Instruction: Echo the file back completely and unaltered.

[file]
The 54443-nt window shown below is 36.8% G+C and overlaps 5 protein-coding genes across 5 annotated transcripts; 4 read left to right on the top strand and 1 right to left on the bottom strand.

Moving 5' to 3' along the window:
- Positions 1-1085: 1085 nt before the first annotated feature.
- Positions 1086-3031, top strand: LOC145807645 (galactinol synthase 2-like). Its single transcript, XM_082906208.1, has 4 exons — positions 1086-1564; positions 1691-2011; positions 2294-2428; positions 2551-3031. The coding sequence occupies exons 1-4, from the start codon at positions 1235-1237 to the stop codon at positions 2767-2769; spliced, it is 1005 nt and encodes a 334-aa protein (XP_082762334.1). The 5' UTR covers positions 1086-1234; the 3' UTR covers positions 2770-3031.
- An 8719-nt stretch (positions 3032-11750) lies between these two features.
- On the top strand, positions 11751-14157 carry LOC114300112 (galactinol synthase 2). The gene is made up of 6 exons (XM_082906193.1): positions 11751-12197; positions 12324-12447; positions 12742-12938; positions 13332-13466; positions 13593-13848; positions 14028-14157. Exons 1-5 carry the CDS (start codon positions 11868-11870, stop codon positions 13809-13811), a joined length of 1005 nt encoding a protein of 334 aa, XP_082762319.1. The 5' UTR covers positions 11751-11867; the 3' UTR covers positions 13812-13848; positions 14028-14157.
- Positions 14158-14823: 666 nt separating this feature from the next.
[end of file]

The 54443-nt window shown below is 36.8% G+C and overlaps 5 protein-coding genes across 5 annotated transcripts; 4 read left to right on the top strand and 1 right to left on the bottom strand.

Moving 5' to 3' along the window:
- Positions 1-1085: 1085 nt before the first annotated feature.
- Positions 1086-3031, top strand: LOC145807645 (galactinol synthase 2-like). Its single transcript, XM_082906208.1, has 4 exons — positions 1086-1564; positions 1691-2011; positions 2294-2428; positions 2551-3031. The coding sequence occupies exons 1-4, from the start codon at positions 1235-1237 to the stop codon at positions 2767-2769; spliced, it is 1005 nt and encodes a 334-aa protein (XP_082762334.1). The 5' UTR covers positions 1086-1234; the 3' UTR covers positions 2770-3031.
- An 8719-nt stretch (positions 3032-11750) lies between these two features.
- On the top strand, positions 11751-14157 carry LOC114300112 (galactinol synthase 2). The gene is made up of 6 exons (XM_082906193.1): positions 11751-12197; positions 12324-12447; positions 12742-12938; positions 13332-13466; positions 13593-13848; positions 14028-14157. Exons 1-5 carry the CDS (start codon positions 11868-11870, stop codon positions 13809-13811), a joined length of 1005 nt encoding a protein of 334 aa, XP_082762319.1. The 5' UTR covers positions 11751-11867; the 3' UTR covers positions 13812-13848; positions 14028-14157.
- Positions 14158-14823: 666 nt separating this feature from the next.